It is unusual for Stephen Miller to say a true thing in public. But he does have a point.
But before we get to that, let’s stand back and take it all in. Whether you think of Miller as Trump’s Joseph Goebbels or Trump’s Grima Wormtongue, it is unusual for a Republican who’s worked at that level to say the quiet part out loud. Or at least it used to be. But he’s saying that: Republicans can’t win without cheating. Republicans can’t win in a real democracy.
So okay, he didn’t literally say that, though the meaning was pretty clear. He was a little more subtle. Just a little.
That’s a very scary thing. And so if you care about democracy, you should all say with one voice, no, it is the right of every state in this union to set their own election rules as desired by their own citizens to protect the security and integrity of their own elections. That’s fundamental!
He’s claiming that we can’t have democracy unless every state gets to “set their own election rules”, eg, rig the election as they see fit. No standards. No guarantees of democracy. But even Miller can’t exactly say that. Because no one needs to say that. If you really believe in democracy, all you need to say is that, first, laws must guarantee that every voter gets to vote, in a reasonable, safe way, with no need to wait in long lines, no need to skip a day’s wages or pay any other structural poll tax. That voting should be encouraged and easy. Take Delaware… I voted online in 2020!
Now, let’s assume we finally have truly fair elections, and everyone who choses to vote gets to vote. Can the Republicans win? Yes! Of course the Republicans can win. Just not these Republicans! A party that’s only able to claim 30–40% of the country’s vote, a party that’s only able to win by cheating — and don’t forget about the gerrymandering that’s given the Republicans a huge structural advantage — that party can’t win.
But a party is the sum of its policies and leaders. And the mathematics of our voting system ensure that there can be up to two strong political parties long term. And funny thing — we’ve had the Democrats and Republicans since 1860. Talk about stability. So what Republicans who oppose voting rights, who oppose democracy, are telling you is not that the Republican Party can’t survive, and we’ll have Democrats forever. What they’re really telling you is that some of today’s Republicans are incompatible with democratic elections, and would not be elected in a true democracy. Which means that, next election, the Republican Party would nominate someone else. And if that candidate lost, someone after that. Eventually they’d figure out how to actually appeal to constituents again, rather than stealing elected office. Which is precisely what they have been doing across the country.
So yeah, Miller would be out of politics. The Republican Party? They’d be just dandy. Any who knows, maybe even “Grand” again at some point, if they could see a return to democratic principles, honesty, and reality.Daniel Wong: I do not understand this and Stephen Miller is not the only one who says this. I thought people voted a particular way because they favored the policies of one side over the other. So people vote for Democrats because they favor Democrat policies. Similarly, people will not vote for Democrats if they do not favor Democrat policies.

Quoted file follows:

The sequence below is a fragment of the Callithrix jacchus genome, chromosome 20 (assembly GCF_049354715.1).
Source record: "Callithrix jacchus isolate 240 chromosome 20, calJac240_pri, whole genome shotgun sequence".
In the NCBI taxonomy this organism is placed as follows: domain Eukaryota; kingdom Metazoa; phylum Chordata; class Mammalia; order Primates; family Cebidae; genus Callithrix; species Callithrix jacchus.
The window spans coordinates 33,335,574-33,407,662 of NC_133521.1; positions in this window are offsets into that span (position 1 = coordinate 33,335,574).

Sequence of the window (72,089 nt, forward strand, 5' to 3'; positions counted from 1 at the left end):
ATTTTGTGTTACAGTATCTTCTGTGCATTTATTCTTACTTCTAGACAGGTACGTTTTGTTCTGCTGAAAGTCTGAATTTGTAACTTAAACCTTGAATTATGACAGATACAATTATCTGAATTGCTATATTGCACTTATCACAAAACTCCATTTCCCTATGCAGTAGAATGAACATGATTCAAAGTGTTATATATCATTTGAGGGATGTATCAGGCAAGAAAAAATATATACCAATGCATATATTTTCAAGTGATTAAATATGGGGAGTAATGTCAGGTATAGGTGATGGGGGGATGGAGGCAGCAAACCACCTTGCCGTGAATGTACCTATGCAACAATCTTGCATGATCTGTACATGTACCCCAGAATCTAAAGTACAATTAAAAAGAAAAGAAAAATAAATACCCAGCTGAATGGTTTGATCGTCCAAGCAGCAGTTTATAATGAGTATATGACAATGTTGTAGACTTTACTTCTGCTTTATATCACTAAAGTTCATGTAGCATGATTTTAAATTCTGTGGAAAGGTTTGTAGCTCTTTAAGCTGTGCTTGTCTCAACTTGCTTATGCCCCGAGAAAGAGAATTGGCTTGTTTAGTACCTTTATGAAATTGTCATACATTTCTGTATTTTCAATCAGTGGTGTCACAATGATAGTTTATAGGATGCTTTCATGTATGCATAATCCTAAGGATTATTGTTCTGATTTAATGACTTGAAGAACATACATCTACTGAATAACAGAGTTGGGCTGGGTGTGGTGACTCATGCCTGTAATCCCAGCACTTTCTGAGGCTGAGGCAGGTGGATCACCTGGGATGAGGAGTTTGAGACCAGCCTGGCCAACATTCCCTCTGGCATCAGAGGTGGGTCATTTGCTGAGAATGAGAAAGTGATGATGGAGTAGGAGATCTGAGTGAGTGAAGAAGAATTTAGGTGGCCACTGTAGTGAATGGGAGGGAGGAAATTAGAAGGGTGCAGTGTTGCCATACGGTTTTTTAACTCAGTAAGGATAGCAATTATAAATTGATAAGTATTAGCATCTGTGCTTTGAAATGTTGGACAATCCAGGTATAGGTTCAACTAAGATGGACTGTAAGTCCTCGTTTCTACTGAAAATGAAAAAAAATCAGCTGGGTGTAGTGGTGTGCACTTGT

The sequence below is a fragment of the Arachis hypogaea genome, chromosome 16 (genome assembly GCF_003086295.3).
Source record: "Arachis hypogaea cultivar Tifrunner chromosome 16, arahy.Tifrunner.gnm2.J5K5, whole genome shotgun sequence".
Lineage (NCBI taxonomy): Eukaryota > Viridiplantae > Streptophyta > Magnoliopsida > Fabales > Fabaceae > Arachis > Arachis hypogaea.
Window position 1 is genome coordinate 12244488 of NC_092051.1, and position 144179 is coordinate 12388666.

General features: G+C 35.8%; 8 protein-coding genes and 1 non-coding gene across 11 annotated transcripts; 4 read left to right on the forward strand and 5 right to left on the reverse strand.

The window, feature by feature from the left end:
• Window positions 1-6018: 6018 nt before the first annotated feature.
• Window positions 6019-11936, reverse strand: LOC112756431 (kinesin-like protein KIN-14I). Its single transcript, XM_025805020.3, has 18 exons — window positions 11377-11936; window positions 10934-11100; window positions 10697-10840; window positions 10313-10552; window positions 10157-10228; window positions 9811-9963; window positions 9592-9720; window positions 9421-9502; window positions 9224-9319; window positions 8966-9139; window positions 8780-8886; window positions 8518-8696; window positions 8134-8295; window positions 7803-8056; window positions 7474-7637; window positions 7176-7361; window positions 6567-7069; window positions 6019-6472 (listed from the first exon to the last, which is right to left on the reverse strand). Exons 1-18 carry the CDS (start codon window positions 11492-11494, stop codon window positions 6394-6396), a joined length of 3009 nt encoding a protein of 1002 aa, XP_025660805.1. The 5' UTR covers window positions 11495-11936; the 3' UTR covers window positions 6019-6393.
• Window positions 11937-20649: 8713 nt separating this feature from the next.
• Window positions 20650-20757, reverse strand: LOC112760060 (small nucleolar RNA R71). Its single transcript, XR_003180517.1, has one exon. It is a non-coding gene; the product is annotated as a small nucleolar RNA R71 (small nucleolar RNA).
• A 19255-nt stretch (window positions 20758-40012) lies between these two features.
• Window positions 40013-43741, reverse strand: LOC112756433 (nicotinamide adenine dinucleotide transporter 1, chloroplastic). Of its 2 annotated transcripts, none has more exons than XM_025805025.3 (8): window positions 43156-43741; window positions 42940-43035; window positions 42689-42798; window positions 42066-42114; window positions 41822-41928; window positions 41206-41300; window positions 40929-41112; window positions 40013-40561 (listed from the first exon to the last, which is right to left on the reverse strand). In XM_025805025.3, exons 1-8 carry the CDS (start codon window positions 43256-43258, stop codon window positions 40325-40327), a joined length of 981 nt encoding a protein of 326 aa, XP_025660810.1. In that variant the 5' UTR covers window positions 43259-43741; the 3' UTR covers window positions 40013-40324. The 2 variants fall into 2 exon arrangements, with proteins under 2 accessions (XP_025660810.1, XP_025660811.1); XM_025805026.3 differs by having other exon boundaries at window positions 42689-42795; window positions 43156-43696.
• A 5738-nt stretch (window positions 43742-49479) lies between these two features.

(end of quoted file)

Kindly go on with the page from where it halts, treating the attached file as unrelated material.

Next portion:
According to what Stephen Miller is saying, that means that the Republican party MUST be voted in whether their potential voters favor their policies or not! That doesn’t sound like a Democracy to me. Democracy, means rule by the people. The people “rule” by every 4 or 6 years, picking the leaders who would represent them. Instead of forcing people to vote for Republicans, why don’t Republicans change their policies so that people will vote for those policies?
As most people already know or suspect, centrist Democrats are not far away from Republicans. The Trump supporters are way out in right field. Sanders, AOC et al left field. It would not be that difficult to work on a set of policies that are desirable to BOTH centrist Democrats and Republicans. Why does Stephen Miller think that the voters must change before even considering that the Republican party change its policies?
Look at it from another direction. Why did all the GOP presidential candidates lose to Trump in the 2016 primaries? Why was the Republican platform so weak that an outsider could take out their leading candidates? Could it be that the Republican party is just a little out of its time? Shouldn’t it look towards renewing itself instead of forcing its supporters to vote for it no matter what they put up? Stephen Miller doesn’t really care about policies helping Republican voters. He wants the voters to vote for Republicans first. What they do latter is not an issue.Andre Engels: No. The Democrats may have a tight grasp of power for some time, say 10 years, but earlier or later one or more of the following will happen:
- The Democrats bungle up something so badly that people are going to the vote for the Republicans just because they are not the Democrats
- The Republicans go shift their policies so they appeal to a larger part of the population
- The Democrats go shift their policies to something more extreme, making more moderate Democrats consider the Republicans a valid, or even the preferred option
- Another party rises as a third party, then takes over from the Republicans a
Based on current voting patterns and some analysis I’ve seen from people I trust to be objective, I’d say that the Republican party, as it currently stands, is in trouble.
Biden has proposed a number of new bills such as the infrastructure bill and the Coronavirus relief bill since assuming the presidency. These bills have all been hotly opposed by the Republican lawmakers but are reported to have high popularity among the voting public at large. The Coronavirus bill, for example, I saw had 70% support among the general public. This suggests that even many